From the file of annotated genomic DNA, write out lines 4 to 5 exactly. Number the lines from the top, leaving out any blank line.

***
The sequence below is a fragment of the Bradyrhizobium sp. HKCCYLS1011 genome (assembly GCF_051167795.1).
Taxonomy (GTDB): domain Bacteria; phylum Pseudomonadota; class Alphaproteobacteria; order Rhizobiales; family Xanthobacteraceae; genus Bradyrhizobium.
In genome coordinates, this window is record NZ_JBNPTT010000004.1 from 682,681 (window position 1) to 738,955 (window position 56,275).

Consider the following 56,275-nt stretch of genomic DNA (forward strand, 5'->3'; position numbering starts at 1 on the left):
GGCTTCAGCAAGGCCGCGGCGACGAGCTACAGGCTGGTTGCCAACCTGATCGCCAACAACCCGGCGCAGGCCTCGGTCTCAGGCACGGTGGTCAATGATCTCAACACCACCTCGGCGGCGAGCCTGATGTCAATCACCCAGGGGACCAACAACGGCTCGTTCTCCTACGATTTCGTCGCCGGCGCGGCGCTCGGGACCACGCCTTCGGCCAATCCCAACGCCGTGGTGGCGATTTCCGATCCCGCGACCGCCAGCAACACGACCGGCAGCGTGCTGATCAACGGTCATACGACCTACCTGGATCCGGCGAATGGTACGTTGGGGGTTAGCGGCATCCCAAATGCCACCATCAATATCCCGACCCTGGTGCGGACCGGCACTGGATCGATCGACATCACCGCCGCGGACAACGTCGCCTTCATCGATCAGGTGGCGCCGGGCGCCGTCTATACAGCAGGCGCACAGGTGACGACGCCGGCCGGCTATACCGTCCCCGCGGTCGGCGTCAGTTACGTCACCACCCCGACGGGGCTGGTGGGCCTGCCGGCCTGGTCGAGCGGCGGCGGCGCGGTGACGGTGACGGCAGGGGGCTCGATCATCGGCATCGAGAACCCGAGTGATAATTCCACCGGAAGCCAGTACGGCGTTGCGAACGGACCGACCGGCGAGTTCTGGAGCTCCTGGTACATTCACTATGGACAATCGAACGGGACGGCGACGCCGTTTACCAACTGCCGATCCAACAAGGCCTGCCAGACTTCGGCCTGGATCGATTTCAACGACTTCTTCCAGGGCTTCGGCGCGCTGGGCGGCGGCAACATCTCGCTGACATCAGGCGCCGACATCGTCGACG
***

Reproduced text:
Consider the following 56,275-nt stretch of genomic DNA (forward strand, 5'->3'; position numbering starts at 1 on the left):
GGCTTCAGCAAGGCCGCGGCGACGAGCTACAGGCTGGTTGCCAACCTGATCGCCAACAACCCGGCGCAGGCCTCGGTCTCAGGCACGGTGGTCAATGATCTCAACACCACCTCGGCGGCGAGCCTGATGTCAATCACCCAGGGGACCAACAACGGCTCGTTCTCCTACGATTTCGTCGCCGGCGCGGCGCTCGGGACCACGCCTTCGGCCAATCCCAACGCCGTGGTGGCGATTTCCGATCCCGCGACCGCCAGCAACACGACCGGCAGCGTGCTGATCAACGGTCATACGACCTACCTGGATCCGGCGAATGGTACGTTGGGGGTTAGCGGCATCCCAAATGCCACCATCAATATCCCGACCCTGGTGCGGACCGGCACTGGATCGATCGACATCACCGCCGCGGACAACGTCGCCTTCATCGATCAGGTGGCGCCGGGCGCCGTCTATACAGCAGGCGCACAGGTGACGACGCCGGCCGGCTATACCGTCCCCGCGGTCGGCGTCAGTTACGTCACCACCCCGACGGGGCTGGTGGGCCTGCCGGCCTGGTCGAGCGGCGGCGGCGCGGTGACGGTGACGGCAGGGGGCTCGATCATCGGCATCGAGAACCCGAGTGATAATTCCACCGGAAGCCAGTACGGCGTTGCGAACGGACCGACCGGCGAGTTCTGGAGCTCCTGGTACATTCACTATGGACAATCGAACGGGACGGCGACGCCGTTTACCAACTGCCGATCCAACAAGGCCTGCCAGACTTCGGCCTGGATCGATTTCAACGACTTCTTCCAGGGCTTCGGCGCGCTGGGCGGCGGCAACATCTCGCTGACATCAGGCGCCGACATCGTCGACG